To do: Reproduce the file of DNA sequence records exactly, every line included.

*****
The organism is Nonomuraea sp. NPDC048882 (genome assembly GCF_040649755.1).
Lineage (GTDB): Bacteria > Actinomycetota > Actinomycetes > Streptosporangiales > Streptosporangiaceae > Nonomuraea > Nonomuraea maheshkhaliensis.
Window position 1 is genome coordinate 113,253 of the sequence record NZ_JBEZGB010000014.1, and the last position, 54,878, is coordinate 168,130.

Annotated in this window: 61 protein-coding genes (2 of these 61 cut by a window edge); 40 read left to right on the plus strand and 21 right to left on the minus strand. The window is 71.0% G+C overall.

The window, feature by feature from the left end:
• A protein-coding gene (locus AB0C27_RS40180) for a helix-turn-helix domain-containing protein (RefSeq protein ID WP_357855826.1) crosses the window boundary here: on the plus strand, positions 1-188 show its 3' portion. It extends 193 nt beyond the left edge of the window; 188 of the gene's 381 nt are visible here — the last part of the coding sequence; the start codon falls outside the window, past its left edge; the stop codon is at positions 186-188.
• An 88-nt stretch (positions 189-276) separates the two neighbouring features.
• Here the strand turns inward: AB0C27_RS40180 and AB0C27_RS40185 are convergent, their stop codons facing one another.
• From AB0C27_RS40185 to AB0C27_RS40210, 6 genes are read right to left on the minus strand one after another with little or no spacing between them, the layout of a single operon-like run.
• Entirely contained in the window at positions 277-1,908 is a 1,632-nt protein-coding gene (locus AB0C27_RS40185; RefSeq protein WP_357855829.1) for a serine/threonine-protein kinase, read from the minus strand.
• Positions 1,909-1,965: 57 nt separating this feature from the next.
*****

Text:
The organism is Nonomuraea sp. NPDC048882 (genome assembly GCF_040649755.1).
Lineage (GTDB): Bacteria > Actinomycetota > Actinomycetes > Streptosporangiales > Streptosporangiaceae > Nonomuraea > Nonomuraea maheshkhaliensis.
Window position 1 is genome coordinate 113,253 of the sequence record NZ_JBEZGB010000014.1, and the last position, 54,878, is coordinate 168,130.

Annotated in this window: 61 protein-coding genes (2 of these 61 cut by a window edge); 40 read left to right on the plus strand and 21 right to left on the minus strand. The window is 71.0% G+C overall.

The window, feature by feature from the left end:
• A protein-coding gene (locus AB0C27_RS40180) for a helix-turn-helix domain-containing protein (RefSeq protein ID WP_357855826.1) crosses the window boundary here: on the plus strand, positions 1-188 show its 3' portion. It extends 193 nt beyond the left edge of the window; 188 of the gene's 381 nt are visible here — the last part of the coding sequence; the start codon falls outside the window, past its left edge; the stop codon is at positions 186-188.
• An 88-nt stretch (positions 189-276) separates the two neighbouring features.
• Here the strand turns inward: AB0C27_RS40180 and AB0C27_RS40185 are convergent, their stop codons facing one another.
• From AB0C27_RS40185 to AB0C27_RS40210, 6 genes are read right to left on the minus strand one after another with little or no spacing between them, the layout of a single operon-like run.
• Entirely contained in the window at positions 277-1,908 is a 1,632-nt protein-coding gene (locus AB0C27_RS40185; RefSeq protein WP_357855829.1) for a serine/threonine-protein kinase, read from the minus strand.
• Positions 1,909-1,965: 57 nt separating this feature from the next.